Zacherl M, Gruber G, Radl R, Rehak PH, Windhager R.
Ultrasound Med Biol. 2009 Aug;35(8):1290-7.
Quote:
Chevron osteotomy is a widely accepted method for correction of symptomatic hallux valgus deformity. Full weight bearing in regular shoes is not recommended before 6 weeks after surgery. Low intensity pulsed ultrasound is known to stimulate bone formation leading to more stable callus and faster bony fusion. We performed a randomized, placebo-controlled, double-blinded study on 44 participants (52 feet) who underwent chevron osteotomy to evaluate the influence of daily transcutaneous low intensity pulsed ultrasound (LIPUS) treatment at the site of osteotomy. Follow-up at 6 weeks and 1 year included plain dorsoplantar radiographs, hallux-metatarsophalangeal-interphalangeal scale and a questionnaire on patient satisfaction. There was no statistical difference in any pre- or postoperative clinical features, patient satisfaction or radiographic measurements (hallux valgus angle, intermetatarsal angle, sesamoid index and metatarsal index) except for the first distal metatarsal articular angle (DMAA). The DMAA showed statistically significant (p = 0.046) relapse in the placebo group upon comparison of intraoperative radiographs after correction and fixation (5.2 degrees) and at the 6-week follow-up (10.6 degrees). Despite potential impact of LIPUS on bone formation, we found no evidence of an influence on outcome 6 weeks and 1 year after chevron osteotomy for correction of hallux valgus deformity.
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Old 22nd July 2010, 10:58 PM
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Default Re: Blood vessels at risk with a Chevron Osteotomy

Ninety-degree chevron osteotomy for correction of hallux valgus deformity: clinical data and finite element analysis.
Matzaroglou C, Bougas P, Panagiotopoulos E, Saridis A, Karanikolas M, Kouzoudis D.
Open Orthop J. 2010 Apr 22;4:152-6.
Quote:
Hallux valgus is a very common foot disorder, with its prevalence estimated at 33% in adult shoe-wearing populations. Conservative management is the initial treatment of choice for this condition, but surgery is sometimes needed. The 60(0) angle Chevron osteotomy is an accepted method for correction of mild to moderate hallux valgus in adults less than 60 years old. A modified 90(0) angle Chevron osteotomy has also been described; this modified technique can confer some advantages compared to the 60(0) angle method, and reported results are good. In the current work we present clinical data from a cohort of fifty-one female patients who had surgery for sixty-two hallux valgus deformities. In addition, in order to get a better physical insight and study the mechanical stresses along the two osteotomies, Finite Element Analysis (FEA) was also conducted. FEA indicated enhanced mechanical bonding with the modified 90(0) Chevron osteotomy, because the compressive stresses that keep the two bone parts together are stronger, and the shearing stresses that tend to slide the two bone parts apart are weaker, compared to the typical 60(0) technique. Follow-up data on our patient cohort show good or excellent long-term clinical results with the modified 90(0) angle technique. These results are consistent with the FEA-based hypothesis that a 90(0) Chevron osteotomy confers certain mechanical advantages compared to the typical 60(0) procedure.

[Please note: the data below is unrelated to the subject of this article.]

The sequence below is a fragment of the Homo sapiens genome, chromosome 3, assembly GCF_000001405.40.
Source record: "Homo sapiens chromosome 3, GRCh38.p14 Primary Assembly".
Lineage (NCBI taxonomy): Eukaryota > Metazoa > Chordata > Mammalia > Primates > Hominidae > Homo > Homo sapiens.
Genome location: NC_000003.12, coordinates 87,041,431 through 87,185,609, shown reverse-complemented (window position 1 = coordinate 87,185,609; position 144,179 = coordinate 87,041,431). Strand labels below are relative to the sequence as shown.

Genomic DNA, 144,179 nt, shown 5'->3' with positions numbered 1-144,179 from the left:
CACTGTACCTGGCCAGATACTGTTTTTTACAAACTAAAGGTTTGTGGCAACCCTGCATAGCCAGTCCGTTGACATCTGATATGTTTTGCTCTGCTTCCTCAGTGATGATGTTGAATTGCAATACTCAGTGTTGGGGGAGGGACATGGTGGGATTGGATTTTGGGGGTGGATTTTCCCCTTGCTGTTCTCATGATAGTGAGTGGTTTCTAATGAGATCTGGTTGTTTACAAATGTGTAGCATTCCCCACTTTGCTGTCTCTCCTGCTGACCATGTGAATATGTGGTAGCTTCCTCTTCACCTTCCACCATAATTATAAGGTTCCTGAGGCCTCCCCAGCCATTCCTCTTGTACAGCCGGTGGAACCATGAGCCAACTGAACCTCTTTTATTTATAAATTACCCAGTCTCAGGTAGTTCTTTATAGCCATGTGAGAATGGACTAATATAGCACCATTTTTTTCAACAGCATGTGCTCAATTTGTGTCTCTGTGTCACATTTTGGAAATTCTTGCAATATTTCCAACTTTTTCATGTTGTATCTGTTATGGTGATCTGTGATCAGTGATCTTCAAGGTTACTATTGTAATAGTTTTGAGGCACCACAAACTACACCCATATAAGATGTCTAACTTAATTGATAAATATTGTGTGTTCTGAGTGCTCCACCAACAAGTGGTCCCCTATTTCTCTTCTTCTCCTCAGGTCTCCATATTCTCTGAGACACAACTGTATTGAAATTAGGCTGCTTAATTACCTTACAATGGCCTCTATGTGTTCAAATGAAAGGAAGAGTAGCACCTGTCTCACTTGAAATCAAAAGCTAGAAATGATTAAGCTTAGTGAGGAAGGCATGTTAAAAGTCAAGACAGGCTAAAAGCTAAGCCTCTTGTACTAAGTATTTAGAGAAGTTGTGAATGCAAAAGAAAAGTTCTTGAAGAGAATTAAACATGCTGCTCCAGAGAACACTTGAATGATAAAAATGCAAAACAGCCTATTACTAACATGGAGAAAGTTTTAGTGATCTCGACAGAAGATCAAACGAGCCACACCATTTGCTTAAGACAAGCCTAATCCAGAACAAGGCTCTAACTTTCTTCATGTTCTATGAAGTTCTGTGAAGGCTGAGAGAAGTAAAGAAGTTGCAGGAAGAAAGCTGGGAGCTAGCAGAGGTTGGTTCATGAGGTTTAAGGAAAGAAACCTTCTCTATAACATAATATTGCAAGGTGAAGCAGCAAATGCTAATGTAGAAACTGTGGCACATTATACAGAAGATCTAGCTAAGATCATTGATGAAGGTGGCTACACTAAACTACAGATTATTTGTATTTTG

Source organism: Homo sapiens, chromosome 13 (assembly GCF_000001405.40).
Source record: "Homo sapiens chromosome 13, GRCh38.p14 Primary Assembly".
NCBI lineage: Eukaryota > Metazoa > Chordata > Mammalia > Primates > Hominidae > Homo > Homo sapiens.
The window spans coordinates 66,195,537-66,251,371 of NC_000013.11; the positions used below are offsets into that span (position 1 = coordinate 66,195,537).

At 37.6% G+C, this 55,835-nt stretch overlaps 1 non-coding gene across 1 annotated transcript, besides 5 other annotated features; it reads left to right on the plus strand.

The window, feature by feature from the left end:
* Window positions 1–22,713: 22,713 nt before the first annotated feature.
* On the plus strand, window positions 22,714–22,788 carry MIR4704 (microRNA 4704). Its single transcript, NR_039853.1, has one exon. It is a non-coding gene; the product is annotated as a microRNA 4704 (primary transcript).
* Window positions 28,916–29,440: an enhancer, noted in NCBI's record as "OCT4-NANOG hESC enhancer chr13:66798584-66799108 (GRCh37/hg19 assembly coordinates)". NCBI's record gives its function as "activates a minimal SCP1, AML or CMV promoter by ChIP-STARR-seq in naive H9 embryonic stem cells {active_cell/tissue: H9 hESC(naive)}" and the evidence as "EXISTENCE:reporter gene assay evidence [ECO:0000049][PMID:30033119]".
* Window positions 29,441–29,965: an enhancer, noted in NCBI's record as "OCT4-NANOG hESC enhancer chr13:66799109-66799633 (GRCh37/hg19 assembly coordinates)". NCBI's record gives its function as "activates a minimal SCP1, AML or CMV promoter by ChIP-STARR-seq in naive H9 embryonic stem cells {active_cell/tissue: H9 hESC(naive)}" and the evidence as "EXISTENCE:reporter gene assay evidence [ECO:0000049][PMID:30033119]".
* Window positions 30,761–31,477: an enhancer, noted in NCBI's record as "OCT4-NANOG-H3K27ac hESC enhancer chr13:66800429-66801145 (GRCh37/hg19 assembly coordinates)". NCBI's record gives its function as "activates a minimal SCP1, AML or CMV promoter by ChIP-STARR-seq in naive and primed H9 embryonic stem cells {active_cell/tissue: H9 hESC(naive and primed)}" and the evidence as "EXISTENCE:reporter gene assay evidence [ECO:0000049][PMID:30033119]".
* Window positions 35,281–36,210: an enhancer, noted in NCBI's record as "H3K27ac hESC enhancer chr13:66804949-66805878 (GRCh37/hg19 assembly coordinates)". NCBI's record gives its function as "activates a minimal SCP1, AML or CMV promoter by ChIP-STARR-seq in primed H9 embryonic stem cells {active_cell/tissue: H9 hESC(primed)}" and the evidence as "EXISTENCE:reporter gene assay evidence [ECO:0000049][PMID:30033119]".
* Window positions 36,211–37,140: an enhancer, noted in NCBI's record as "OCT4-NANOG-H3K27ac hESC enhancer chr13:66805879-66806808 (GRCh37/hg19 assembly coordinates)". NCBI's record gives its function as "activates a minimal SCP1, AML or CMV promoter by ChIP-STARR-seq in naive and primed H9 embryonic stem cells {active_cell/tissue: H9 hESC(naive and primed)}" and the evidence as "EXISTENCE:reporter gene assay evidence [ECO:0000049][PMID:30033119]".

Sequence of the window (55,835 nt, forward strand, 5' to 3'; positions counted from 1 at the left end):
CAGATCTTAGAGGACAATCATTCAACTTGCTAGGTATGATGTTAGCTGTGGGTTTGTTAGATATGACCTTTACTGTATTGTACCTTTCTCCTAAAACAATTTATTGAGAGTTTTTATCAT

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Old 8th January 2011, 02:04 PM
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Default Re: Blood vessels at risk with a Chevron Osteotomy

The clinical efficacy of treatment on the cases of severe hallux valgus by the first metatarsal basal osteotomy combined with Chevron-Gerbert operation
Chen ZJ, Wang ZY, Wang QP, Zhu GY, Jiang J, Qi YZ, Zeng YF.
Zhonghua Wai Ke Za Zhi. 2010 Nov;48(21):1633-1636.
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OBJECTIVE: To evaluate the clinical efficacy of treatment on the cases of severe hallux valgus by the first metatarsal basal osteotomy combined with Chevron-Gerbert operation.

METHODS: From June 2004 to August 2008, 37 cases of severe hallux valgus (66 feet) underwent first metatarsal basal osteotomy combined with Chevron-Gerbert operation. There were 5 males (10 feet) and 21 females (38 feet), aged 21 - 76 years (mean 58 years). For all patients with follow-up, radiographic measurements of frontal and lateral position of foot were taken to measure the hallux valgus angle (HVA), the IMA (intermetatarsal angle) and the proximal articular set angle (PASA) preoperatively, postoperatively and in follow-up respectively. The measuring results were compared among the preoperative, the 6-week postoperative and the final follow-up. At the same time the patients were evaluated with the AOFAS Maryland score.